Louisville Mayor Greg Fischer and a bipartisan group of Metro Council members released a proposal on Tuesday to spend nearly $80 million in federal pandemic relief on neighborhood projects ranging from improving parks to new library branches.
If approved, it would be the city’s fourth round of spending of the roughly $390 million it received from the American Rescue Plan Act, passed by Congress last year.
The Louisville Metro has already allocated funds for deportation diversion and vaccination awarenessas well as police reforms and affordable housing. The latest proposal would leave $53 million for workforce development projects that are still under discussion.
The spending plan released Tuesday calls for $51.8 million for “healthy neighborhoods,” including $5.8 million to reopen Parkland and Fern Creek libraries and $6 million to expand the Baxter Community Center and create a new public park nearby.
“These investments represent transformational change to many neighborhoods in Louisville, and it’s an opportunity to transform a slate of projects we’ve always hoped we could achieve,” Fischer said.
The Healthy Neighborhoods proposals also include $7.5 million to expand access to quality child care options throughout Jefferson County.
Metro District 8 board member Cassie Chambers Armstrong, a Democrat, said the funding could be used to provide small loans to create new early learning centers and improve existing playgrounds. Chamber Armstrong sponsored an order, recently approved by the Metro Councilthat loosens daycare zoning restrictions.
“This [proposal] is a significant step forward for the youngest children in our city,” she said Tuesday.
Here are some other healthy neighborhood projects that could get funding:
- $10 million for the environmental remediation of Rhodia’s brownfields in West Louisville
- $8 million to renovate and expand the main branch of the Louisville Free Public Library downtown
- $5 million for the renovation of Norton and Algonquin public swimming pools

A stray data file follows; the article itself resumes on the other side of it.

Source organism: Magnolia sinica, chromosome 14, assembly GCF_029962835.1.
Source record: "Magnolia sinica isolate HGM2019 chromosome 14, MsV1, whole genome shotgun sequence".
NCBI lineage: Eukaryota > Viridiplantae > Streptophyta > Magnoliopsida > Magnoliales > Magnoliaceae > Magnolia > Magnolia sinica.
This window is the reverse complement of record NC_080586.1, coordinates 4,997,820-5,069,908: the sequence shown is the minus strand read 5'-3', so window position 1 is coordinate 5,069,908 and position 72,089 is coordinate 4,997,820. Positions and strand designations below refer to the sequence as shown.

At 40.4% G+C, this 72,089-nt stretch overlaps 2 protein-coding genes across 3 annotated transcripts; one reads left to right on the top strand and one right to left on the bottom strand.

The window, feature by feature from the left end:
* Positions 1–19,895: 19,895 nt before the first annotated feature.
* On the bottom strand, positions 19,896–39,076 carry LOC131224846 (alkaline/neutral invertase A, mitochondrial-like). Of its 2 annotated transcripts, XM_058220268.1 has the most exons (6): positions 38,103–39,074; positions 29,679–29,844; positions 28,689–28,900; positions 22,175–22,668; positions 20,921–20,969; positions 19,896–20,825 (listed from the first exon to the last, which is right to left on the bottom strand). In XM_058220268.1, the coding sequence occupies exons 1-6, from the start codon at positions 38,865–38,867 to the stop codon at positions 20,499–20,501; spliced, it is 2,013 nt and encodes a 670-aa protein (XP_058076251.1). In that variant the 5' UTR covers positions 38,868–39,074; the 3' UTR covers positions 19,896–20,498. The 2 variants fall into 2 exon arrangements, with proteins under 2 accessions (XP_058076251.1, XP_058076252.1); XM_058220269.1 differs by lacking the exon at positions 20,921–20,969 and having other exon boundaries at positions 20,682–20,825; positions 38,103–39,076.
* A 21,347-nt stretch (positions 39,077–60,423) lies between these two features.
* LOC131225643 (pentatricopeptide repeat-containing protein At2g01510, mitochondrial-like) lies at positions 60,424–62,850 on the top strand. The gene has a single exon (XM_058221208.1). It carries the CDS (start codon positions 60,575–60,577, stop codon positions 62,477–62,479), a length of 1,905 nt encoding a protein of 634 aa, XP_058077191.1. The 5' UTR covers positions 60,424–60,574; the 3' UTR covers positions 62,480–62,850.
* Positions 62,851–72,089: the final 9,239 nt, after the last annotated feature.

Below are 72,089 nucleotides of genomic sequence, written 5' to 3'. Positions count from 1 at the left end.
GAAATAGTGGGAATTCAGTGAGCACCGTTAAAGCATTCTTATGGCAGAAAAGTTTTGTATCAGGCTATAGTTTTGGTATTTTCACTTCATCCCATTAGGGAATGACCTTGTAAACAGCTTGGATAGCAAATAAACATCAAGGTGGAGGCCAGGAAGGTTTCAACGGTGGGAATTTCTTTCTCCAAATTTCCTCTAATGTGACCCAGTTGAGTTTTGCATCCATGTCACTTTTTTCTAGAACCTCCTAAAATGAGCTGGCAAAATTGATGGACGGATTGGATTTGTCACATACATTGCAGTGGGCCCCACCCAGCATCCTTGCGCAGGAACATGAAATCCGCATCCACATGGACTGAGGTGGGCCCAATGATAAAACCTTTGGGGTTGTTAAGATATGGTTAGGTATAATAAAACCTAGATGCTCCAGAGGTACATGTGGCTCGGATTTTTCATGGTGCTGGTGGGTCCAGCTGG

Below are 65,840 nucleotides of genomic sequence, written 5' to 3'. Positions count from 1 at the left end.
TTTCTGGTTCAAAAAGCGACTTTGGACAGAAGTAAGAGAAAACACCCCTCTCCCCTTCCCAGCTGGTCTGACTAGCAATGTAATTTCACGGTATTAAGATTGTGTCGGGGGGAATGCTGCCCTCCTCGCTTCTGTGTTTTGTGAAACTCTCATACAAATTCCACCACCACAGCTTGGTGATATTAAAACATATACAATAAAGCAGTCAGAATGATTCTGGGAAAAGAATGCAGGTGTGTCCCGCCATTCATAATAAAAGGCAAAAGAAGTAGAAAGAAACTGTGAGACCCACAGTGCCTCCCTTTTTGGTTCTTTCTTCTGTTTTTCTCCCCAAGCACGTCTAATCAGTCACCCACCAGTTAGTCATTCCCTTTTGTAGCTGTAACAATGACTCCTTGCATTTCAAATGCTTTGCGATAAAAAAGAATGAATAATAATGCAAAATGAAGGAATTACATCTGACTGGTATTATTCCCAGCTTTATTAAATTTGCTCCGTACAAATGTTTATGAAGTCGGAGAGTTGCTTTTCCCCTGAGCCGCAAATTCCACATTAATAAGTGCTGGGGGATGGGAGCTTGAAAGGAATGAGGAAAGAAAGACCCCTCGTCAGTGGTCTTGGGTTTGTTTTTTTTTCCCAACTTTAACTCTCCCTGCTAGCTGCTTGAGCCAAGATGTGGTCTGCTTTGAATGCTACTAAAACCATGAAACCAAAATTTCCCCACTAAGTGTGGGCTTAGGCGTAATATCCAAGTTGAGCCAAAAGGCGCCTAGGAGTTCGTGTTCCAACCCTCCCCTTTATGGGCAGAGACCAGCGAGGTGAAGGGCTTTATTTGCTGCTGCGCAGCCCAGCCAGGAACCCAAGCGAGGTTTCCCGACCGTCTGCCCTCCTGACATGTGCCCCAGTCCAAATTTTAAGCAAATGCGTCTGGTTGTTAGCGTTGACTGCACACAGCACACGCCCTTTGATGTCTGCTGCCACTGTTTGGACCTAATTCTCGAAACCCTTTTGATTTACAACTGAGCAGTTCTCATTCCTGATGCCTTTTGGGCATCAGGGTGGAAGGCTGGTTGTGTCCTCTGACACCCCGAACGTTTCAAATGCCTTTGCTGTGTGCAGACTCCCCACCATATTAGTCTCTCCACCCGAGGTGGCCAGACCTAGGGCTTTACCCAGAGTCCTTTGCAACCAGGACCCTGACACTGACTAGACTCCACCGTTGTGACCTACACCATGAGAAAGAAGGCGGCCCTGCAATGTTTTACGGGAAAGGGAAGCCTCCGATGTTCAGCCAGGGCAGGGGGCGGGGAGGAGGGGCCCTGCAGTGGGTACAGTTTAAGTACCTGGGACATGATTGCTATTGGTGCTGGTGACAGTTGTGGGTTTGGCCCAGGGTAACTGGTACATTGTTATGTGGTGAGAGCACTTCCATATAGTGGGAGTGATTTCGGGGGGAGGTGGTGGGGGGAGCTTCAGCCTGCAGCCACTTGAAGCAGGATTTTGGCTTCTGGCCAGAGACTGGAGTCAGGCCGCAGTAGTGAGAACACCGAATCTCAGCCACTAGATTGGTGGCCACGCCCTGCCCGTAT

- $2 million to improve high-speed Internet access in Jefferson County
- $2.5 million to restore Chickasaw Pond for community use
- $2 million to create an electronic records system for Louisville Metro Public Health and Wellness
The proposal would also cover projects to improve programming and resources for young people in Louisville.
Officials want to spend $8.5 million to develop a youth development system, overseen by the Office of Safe and Healthy Neighborhoods (OSHN), for residents ages 10 to 24. It would coordinate all of the city’s youth-focused nonprofits and manage a new fund to provide grants to these organizations.
Council Member Jecorey Arthur, a Democrat representing District 4, said the funding would help more parents connect to available services.
“I’ve been serving young people for the past decade and I hear so often, ‘We don’t have anything to do for our children,'” he said. “I can honestly say that’s not true. We have thousands of programs, tens of thousands of dedicated people serving our youth, but unfortunately they don’t always have the resources they need to succeed.
Part of that funding would also allow Louisville to bring back “neighborhood youth councils” in each of the Metro Council’s 26 districts. The 15-member councils will allow young people to dialogue with elected officials on future policies and programs.
“Our young people are ready to do that,” Arthur said. “We always talk about how they are the future, well, they are the moment.”
Funding for student housing at Simmons College of Kentucky, the ongoing public health response to COVID-19, and a reintegration program for formerly incarcerated people bring the proposal’s total to approximately $87.4 million.
The spending plan was submitted to the Metro Council on Monday in the form of an order. He is expected to get a first budget committee hearing on May 12 and could receive a final vote as early as May 19, if there are no changes to the plan.
The ordinance is currently sponsored by a six-member bipartisan group from the Metro Council, including three Democrats — Council Chairman David James of District 6, Bill Hollander of District 9, and Markus Winkler of District 17 — and Republicans Kevin Kramer of District 11 and Robin Engel from District 22.
Support for this story was provided in part by the Jewish Heritage Fund.